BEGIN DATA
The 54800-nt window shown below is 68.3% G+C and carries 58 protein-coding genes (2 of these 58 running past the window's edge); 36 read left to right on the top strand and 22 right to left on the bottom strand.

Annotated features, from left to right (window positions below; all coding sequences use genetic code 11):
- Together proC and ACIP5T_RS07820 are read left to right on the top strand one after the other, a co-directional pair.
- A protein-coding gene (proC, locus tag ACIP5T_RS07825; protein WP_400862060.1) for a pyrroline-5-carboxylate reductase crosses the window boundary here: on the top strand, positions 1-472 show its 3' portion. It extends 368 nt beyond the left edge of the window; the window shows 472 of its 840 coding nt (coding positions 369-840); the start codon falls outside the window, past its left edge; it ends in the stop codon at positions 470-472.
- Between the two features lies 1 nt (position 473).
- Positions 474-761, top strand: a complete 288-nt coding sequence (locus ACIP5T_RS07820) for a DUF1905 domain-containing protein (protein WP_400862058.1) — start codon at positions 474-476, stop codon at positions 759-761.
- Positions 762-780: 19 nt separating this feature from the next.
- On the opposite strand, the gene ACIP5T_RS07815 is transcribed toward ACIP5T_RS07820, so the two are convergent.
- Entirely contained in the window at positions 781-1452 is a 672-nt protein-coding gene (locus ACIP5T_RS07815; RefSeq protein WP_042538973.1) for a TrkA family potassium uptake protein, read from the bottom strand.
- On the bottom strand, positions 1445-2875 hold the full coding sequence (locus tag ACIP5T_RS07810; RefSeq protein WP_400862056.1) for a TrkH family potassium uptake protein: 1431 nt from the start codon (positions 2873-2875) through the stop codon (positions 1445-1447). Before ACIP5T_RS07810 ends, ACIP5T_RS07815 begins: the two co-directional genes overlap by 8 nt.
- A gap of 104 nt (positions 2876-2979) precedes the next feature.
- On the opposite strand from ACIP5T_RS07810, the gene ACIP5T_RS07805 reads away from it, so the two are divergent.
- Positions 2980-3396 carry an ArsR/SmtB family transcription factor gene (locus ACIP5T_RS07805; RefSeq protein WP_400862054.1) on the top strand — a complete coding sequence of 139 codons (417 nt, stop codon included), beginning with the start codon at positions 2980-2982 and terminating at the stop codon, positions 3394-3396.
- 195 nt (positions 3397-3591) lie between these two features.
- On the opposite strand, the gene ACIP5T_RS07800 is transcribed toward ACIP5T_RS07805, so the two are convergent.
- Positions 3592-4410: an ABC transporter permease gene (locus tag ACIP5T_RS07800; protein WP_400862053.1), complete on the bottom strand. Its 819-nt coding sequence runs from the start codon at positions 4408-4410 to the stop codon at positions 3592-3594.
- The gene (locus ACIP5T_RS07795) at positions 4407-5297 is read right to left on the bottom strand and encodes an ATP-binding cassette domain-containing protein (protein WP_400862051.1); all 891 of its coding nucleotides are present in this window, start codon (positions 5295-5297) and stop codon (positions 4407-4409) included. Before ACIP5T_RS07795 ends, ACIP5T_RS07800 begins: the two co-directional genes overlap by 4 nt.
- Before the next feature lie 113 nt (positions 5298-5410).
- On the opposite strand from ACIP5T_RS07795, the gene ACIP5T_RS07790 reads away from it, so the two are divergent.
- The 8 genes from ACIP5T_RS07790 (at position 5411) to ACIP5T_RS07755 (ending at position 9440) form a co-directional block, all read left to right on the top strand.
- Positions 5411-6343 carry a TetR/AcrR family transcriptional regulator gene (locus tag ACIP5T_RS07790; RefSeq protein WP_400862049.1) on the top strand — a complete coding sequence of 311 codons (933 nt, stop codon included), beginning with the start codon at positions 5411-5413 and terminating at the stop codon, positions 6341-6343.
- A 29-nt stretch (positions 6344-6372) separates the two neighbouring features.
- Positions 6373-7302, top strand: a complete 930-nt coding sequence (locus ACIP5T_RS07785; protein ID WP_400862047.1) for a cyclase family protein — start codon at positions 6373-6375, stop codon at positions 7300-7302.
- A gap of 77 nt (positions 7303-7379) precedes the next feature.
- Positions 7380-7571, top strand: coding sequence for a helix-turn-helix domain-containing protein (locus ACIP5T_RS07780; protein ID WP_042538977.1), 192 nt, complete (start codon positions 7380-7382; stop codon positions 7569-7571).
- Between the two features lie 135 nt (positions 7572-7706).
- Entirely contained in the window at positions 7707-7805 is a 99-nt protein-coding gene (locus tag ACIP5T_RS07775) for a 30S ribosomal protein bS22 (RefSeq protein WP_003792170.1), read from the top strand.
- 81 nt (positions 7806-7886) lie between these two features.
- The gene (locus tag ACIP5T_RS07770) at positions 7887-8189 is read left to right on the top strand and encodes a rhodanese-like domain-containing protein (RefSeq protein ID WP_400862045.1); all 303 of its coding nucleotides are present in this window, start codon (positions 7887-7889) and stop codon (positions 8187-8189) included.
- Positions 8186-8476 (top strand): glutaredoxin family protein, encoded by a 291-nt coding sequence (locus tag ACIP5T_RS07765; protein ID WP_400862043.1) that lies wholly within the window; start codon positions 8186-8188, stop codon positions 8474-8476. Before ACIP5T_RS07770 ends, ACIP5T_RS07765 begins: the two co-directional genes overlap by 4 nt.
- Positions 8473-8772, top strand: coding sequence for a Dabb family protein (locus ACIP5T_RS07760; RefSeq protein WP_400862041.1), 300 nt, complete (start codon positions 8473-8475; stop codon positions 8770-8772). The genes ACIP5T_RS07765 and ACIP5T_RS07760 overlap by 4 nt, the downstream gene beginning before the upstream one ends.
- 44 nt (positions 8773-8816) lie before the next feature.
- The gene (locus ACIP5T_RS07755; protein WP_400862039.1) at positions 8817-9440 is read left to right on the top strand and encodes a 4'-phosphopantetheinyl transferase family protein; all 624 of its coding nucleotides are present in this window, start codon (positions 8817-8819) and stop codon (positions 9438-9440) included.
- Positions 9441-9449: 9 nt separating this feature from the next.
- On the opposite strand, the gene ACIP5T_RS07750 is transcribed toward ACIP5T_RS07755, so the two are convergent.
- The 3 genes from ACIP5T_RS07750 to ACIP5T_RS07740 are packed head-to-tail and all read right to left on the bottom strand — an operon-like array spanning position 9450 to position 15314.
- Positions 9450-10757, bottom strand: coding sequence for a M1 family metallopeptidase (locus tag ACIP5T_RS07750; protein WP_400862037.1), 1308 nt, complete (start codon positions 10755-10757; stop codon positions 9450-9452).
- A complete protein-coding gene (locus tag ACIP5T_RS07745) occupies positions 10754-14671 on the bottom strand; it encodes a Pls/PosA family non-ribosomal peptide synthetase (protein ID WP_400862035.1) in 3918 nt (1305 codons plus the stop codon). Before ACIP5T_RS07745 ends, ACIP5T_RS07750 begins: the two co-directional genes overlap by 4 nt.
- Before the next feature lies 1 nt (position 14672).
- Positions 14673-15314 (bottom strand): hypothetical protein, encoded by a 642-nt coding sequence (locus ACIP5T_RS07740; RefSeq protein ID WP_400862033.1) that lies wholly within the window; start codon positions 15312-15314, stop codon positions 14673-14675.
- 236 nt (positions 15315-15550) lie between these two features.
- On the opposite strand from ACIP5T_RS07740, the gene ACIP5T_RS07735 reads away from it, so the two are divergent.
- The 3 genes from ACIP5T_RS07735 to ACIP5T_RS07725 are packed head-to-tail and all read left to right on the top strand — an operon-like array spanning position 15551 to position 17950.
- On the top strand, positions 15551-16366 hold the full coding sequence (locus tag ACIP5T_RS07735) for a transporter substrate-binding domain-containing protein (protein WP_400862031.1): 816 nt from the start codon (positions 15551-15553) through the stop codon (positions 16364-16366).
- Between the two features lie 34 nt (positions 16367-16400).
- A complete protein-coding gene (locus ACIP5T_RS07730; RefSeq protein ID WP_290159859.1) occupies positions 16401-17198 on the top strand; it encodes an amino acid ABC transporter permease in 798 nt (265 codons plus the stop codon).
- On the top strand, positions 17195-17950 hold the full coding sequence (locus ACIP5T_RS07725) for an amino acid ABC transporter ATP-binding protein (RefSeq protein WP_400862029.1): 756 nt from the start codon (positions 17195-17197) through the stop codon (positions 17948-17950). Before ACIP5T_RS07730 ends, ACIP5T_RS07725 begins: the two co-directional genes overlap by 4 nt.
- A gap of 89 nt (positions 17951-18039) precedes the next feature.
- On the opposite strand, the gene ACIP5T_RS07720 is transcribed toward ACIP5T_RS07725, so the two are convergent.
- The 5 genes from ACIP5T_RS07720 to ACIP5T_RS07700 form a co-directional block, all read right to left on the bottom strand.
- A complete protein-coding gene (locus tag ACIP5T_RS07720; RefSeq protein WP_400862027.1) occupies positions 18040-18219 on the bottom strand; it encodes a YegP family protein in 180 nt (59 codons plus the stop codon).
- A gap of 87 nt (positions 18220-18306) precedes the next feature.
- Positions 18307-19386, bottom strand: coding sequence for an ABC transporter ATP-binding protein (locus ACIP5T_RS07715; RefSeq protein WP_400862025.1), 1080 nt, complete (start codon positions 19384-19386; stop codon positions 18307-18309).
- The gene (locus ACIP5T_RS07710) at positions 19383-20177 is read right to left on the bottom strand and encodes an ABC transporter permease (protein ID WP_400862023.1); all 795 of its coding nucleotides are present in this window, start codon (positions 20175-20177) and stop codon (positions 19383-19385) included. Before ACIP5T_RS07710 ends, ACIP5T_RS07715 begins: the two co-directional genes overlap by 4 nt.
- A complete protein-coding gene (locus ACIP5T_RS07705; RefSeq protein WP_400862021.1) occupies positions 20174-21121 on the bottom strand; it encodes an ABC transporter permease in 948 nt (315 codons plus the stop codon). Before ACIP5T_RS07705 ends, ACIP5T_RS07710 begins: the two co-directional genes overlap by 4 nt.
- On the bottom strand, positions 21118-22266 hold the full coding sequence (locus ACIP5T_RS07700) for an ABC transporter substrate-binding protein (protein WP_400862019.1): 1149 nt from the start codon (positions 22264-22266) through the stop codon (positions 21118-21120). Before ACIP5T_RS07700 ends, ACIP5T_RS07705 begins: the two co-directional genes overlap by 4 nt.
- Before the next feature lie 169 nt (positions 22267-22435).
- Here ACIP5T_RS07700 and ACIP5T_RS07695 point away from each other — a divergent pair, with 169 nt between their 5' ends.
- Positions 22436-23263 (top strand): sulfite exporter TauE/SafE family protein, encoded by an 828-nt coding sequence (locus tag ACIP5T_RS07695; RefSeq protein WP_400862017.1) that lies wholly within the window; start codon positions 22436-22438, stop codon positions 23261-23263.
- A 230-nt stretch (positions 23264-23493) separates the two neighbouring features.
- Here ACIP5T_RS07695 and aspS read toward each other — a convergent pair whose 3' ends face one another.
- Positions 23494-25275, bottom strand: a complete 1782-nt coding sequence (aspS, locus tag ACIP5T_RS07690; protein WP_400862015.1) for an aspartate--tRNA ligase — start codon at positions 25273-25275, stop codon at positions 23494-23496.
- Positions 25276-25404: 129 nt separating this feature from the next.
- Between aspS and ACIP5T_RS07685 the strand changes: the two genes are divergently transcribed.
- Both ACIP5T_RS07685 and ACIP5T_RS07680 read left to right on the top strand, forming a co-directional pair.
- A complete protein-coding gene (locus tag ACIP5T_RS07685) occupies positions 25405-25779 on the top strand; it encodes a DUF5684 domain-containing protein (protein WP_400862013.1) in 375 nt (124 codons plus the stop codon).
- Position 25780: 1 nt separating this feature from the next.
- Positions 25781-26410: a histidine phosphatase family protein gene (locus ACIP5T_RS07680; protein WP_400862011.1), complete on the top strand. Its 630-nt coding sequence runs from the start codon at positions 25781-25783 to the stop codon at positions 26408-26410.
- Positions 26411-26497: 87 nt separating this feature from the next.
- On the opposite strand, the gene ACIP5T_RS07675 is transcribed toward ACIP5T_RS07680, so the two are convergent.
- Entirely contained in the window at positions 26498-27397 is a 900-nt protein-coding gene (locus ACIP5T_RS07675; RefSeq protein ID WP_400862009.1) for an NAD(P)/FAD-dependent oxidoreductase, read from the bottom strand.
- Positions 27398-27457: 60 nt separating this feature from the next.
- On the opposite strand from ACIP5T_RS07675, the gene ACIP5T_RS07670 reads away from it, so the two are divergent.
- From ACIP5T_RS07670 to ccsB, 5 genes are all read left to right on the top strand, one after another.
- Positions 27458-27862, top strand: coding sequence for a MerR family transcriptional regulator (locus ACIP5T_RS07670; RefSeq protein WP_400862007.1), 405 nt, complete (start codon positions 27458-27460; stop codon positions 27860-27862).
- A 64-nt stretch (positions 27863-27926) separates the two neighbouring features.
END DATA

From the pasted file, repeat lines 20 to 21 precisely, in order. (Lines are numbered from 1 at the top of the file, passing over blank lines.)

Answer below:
- The 8 genes from ACIP5T_RS07790 (at position 5411) to ACIP5T_RS07755 (ending at position 9440) form a co-directional block, all read left to right on the top strand.
- Positions 5411-6343 carry a TetR/AcrR family transcriptional regulator gene (locus tag ACIP5T_RS07790; RefSeq protein WP_400862049.1) on the top strand — a complete coding sequence of 311 codons (933 nt, stop codon included), beginning with the start codon at positions 5411-5413 and terminating at the stop codon, positions 6341-6343.